I’m sure Jake Humphrey is a nice guy. There, I said it. Conscience cleansed and caveats launched, I can now move forward to the brunt of my critique of the High Performance podcast, which must be one of the worst things ever created.
There are many things to dislike about the obnoxiously named product of Jake Humphrey and Damian Hughes. The name is obviously one, indicative of the Linkedin-on-steroids personality which corrodes and permeates all its ramblings.
But the problem of High Performance is that the whole concept it purports becomes a massive distraction
Sometimes I can actually stomach podcasts that I don’t particularly enjoy the format of if the guests are interesting and lucid. Take Steven Bartlett’s Diary of a CEO, which exists in a similarly pretentious audiosphere. His conversation with Davina McCall was equal parts moving and inspiring. You can’t argue he doesn’t pull some star guests and does often manage to prise them open, even the difficult ones.
But the problem of High Performance is that the whole concept it purports becomes a massive distraction. Professor Damian Hughes’s contributions act almost as a form of ventriloquism, as this Humphrey doll with a degree chips in to occasionally offer disruptive ‘insight’. Every time the content of conversation is dragged back to this undefined zone of ‘high performance’, its listening quality rapidly declines.
There comes a point when the whole pat-ourselves-on-the-back culture of certain podcasts reaches its optimum frustration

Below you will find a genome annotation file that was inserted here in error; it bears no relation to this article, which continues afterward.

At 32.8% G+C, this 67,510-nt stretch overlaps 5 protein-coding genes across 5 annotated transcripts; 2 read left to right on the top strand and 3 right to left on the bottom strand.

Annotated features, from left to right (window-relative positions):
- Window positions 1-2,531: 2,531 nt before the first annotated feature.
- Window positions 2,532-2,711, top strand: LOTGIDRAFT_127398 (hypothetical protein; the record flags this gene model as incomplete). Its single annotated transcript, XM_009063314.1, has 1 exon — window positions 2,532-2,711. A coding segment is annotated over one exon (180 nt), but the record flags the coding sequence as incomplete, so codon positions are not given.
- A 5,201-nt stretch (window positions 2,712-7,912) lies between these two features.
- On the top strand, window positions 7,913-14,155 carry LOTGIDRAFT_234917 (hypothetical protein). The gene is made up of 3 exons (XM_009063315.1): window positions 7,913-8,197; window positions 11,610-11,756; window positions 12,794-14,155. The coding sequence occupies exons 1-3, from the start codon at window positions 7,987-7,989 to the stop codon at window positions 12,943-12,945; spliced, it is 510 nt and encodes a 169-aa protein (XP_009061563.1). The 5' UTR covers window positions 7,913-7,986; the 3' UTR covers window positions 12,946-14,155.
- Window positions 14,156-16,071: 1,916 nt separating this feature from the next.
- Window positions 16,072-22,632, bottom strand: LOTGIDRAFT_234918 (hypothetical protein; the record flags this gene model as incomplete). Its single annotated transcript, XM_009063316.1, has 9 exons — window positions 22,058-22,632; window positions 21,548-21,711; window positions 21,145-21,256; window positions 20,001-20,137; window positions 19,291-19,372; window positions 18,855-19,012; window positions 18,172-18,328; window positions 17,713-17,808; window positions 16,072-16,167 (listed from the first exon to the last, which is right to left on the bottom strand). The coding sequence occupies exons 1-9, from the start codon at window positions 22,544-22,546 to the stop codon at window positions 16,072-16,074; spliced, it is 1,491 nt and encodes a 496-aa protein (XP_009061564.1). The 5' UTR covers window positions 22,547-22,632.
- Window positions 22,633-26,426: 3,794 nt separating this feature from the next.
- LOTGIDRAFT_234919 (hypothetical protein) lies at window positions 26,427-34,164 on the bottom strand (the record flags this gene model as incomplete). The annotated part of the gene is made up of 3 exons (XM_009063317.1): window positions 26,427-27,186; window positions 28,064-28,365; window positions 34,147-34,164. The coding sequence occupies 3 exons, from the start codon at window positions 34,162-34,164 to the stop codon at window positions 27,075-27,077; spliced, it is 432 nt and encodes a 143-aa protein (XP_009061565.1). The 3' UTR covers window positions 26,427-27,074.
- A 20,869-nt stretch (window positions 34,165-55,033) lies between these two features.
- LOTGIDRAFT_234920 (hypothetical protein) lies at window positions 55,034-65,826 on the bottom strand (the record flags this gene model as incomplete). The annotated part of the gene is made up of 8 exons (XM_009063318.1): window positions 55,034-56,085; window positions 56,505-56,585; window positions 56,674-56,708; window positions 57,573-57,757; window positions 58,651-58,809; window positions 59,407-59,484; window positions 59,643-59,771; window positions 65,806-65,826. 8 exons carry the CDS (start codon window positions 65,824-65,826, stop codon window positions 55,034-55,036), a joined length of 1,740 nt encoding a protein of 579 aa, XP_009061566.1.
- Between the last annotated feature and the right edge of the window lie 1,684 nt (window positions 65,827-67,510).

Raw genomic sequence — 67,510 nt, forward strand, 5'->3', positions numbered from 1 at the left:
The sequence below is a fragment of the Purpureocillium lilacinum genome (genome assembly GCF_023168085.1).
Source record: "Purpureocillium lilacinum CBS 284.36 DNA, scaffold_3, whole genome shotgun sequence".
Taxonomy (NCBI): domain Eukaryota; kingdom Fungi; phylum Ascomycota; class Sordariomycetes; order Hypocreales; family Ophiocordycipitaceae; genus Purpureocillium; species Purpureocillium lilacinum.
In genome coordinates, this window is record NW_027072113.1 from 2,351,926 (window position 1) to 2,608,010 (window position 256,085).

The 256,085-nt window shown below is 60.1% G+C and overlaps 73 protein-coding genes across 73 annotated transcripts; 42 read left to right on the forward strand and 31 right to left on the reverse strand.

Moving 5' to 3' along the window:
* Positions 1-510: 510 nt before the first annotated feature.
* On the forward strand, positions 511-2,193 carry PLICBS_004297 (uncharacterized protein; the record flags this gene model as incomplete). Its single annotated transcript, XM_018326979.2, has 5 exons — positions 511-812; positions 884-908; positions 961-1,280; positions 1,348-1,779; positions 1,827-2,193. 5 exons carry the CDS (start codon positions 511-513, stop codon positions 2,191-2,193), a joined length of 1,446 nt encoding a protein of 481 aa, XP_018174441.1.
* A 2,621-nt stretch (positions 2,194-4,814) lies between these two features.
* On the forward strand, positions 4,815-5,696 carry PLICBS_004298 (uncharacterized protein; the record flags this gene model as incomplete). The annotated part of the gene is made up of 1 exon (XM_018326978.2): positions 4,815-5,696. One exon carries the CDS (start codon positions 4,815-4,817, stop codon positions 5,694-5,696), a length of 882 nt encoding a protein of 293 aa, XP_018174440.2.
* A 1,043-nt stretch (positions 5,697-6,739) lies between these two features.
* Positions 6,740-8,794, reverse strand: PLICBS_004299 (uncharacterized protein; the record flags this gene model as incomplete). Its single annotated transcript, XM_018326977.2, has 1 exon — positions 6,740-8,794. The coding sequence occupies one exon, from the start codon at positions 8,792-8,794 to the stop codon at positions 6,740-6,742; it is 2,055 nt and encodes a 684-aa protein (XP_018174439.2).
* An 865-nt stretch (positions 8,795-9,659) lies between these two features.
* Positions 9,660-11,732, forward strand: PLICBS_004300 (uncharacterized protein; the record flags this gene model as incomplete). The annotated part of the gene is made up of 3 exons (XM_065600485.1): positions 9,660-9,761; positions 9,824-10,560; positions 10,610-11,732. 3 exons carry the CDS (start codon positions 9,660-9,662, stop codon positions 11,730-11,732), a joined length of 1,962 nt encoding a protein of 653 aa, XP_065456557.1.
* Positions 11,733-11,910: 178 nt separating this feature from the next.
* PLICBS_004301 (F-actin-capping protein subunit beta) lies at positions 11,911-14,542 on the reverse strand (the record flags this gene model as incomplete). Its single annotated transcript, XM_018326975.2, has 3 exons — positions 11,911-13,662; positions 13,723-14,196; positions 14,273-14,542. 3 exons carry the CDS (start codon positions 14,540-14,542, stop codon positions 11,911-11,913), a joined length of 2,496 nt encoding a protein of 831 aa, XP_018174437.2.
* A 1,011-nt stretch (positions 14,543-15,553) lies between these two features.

There is also an undeniable smugness to the whole affair which grates highly. A recent clip, which featured Gordon Ramsay discussing how he had sold his Porsche in order to afford a house deposit, rightly attracted some ridicule. If Alison Hammond can muster a Twitter troll criticising her for wearing a Rolex watch in a cost-of-living crisis, then of course these sorts of anecdotes dressed as life advice are going to annoy people. Any semblance of relatability quickly fades.
You don’t have to listen Thomas, you might think, and judging a whole hour’s conversation on one clip (which Humphrey did admittedly choose to share) is perhaps unrepresentative. But there comes a point when the whole pat-ourselves-on-the-back culture of certain podcasts reaches its optimum frustration. What’s wrong with normal people and normal conversations?
Nothing I say will of course stop Humphrey, Hughes and a million other wannabe podcasters trying similar tricks in the future. And people will continue to listen. But if the medium becomes dominated by such contrived rubbish, it loses its modus operandi. Anyway, you were alright on the footy though, Jake.